As we can clearly see, the country is far more vulnerable to the effects of climate change and pandemics than it is to terrorism. The panicky behaviour the Coalition Government is showing on cybersecurity does not equate to the actions it should take on national security issues that are far more dangerous to the social and economic structure of the country.
It is shocking to see the lack of safeguards that the Government is willing to put in place in its cybersecurity policies regarding our individual autonomy, privacy, democratic rights and democratic institutions (especially the press). This Government has failed to show that it is willing to come up with a balanced approach to this issue.
Another major disaster has been Coalition Government’s the politicisation of the issue. Huawei is a case in point. Making Huawei a scapegoat is not going to change the issue of a totalitarian regime in China. This needs to be approached both on the cybersecurity front as well as on the diplomatic side. Mixing the two is a recipe for disaster. Global collaboration is essential if we really want to create a more secure society. The issues are not national but international.
Rather than bullying through its own views, the Government should develop a balanced policy that clearly shows that it does respect our democratic rights, privacy and so on. There need to be very clear safeguards in place before any policy will be taken seriously by the Australian people. Rather than focus on government detection, enforcement and punishment, a balanced policy should recognise and foster citizen and commercial vigilance, improve the non-government sector’s abilities to defend itself, with clearly spelt out limits on government intrusions against citizens’ rights.
Good cybersecurity proposals increase security for everyone; they do not seek to target criminals or terrorists, because by reducing security for criminals, they inevitably reduce security for everyone. We live in an open democratic society and we need to accept certain risks in order to protect it.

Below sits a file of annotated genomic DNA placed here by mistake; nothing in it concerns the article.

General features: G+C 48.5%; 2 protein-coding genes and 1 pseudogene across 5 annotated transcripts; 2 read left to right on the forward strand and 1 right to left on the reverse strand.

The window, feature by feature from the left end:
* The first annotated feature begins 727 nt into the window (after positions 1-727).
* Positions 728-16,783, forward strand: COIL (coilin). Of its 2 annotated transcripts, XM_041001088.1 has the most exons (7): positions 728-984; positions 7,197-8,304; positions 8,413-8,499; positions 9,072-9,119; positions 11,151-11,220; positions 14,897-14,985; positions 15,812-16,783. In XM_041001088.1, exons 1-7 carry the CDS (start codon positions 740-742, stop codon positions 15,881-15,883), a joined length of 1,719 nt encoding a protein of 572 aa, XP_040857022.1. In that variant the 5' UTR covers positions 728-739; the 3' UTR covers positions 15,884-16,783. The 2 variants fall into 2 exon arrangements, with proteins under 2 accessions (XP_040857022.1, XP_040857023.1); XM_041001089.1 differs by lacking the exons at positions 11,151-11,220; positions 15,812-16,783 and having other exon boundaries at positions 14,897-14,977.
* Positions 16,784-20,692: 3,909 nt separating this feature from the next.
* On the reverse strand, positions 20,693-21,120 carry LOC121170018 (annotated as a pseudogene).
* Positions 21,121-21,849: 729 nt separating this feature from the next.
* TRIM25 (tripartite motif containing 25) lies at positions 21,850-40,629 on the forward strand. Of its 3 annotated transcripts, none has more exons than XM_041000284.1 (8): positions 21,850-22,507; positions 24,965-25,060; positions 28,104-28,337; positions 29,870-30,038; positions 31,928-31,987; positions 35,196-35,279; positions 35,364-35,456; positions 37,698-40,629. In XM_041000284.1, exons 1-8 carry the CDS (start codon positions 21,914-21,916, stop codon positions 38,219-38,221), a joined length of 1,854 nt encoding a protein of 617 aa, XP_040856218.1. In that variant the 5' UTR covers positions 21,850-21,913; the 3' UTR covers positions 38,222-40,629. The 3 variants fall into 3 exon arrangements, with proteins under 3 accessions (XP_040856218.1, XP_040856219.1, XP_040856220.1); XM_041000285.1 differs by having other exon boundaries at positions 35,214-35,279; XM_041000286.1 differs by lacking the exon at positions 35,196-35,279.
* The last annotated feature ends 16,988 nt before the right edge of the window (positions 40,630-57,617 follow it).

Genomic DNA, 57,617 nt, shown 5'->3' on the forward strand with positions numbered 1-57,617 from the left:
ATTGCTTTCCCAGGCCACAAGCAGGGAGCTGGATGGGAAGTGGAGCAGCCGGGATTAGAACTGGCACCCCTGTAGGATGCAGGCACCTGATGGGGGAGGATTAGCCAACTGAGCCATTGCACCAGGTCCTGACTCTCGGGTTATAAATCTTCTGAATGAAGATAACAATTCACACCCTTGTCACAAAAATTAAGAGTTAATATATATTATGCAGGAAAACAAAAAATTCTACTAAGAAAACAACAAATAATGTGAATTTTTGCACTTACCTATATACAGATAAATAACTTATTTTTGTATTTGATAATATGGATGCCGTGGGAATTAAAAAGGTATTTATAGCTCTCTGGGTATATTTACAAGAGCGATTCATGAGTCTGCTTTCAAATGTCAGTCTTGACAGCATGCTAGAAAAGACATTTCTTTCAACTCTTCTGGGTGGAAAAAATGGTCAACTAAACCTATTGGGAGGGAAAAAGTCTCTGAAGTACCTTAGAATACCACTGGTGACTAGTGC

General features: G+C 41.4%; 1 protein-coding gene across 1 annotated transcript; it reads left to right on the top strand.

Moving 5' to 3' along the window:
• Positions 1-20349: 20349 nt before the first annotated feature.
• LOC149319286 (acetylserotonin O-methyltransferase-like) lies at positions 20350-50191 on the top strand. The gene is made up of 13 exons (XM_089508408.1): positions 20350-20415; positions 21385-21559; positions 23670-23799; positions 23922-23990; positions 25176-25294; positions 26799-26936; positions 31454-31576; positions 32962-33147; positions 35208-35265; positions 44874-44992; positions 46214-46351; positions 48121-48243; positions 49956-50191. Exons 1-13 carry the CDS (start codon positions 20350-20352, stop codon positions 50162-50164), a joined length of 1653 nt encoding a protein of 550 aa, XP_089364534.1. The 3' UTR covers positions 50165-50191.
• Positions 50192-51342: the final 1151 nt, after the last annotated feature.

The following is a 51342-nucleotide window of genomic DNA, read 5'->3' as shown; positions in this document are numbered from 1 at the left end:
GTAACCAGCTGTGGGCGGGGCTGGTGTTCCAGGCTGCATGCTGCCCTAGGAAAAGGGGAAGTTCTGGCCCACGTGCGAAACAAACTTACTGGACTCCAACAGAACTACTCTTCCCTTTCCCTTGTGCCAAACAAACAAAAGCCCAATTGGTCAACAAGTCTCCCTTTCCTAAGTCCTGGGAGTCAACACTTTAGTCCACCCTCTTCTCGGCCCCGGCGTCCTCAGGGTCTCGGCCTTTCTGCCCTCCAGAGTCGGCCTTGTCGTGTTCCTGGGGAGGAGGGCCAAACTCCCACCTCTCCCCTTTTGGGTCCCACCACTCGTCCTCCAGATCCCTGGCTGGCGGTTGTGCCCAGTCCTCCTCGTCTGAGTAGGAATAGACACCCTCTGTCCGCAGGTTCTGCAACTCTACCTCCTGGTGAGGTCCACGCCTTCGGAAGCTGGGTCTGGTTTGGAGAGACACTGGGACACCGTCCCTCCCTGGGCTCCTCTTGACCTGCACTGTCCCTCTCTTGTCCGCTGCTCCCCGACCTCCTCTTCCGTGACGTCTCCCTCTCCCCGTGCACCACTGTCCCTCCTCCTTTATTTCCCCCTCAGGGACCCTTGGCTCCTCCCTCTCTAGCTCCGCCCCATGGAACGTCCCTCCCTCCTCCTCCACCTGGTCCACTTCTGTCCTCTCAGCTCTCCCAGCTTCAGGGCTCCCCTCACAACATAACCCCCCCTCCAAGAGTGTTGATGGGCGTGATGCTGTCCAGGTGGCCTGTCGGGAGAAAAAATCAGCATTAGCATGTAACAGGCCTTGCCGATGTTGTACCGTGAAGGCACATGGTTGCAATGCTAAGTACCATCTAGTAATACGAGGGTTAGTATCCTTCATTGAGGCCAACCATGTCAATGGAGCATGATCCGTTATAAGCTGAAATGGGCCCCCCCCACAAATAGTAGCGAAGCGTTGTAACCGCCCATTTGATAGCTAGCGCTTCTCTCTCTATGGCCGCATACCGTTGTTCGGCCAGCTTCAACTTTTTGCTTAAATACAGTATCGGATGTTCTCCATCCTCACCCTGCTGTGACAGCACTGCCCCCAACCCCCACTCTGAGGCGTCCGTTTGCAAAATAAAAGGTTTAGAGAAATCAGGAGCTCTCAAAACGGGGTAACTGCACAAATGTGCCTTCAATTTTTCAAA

The government, industry and the community must come together. But there is no indication that this Government is genuinely interested in such a combined approach. It seems it is their way or the highway. Wasting another large amount of money on so-called community education is the wrong approach and won’t resolve anything. The Government should first develop a clear vision and create an informed strategy. This will allow all parties involved to build trust and facilitate a climate where we can genuinely work together with the broader community and then ask for their participation in the execution of the policy. The pandemic shows that individual people are prepared to work together with the government, let us learn from this.
Perhaps the current crisis will assist in a change in behaviour from the Morrison Government.
What is needed is a clear vision of the future for our country and national security obviously goes way beyond “cyber”. We need a comprehensive and holistic approach. This will take time, as we need to engage the best brains in the country and beyond in such a process. Rather than making it a quick next-election policy, these should be bipartisan issues, well researched with genuine input from experts as well as the community.
This is not about political point-scoring for the next election but about the national security of all Australians.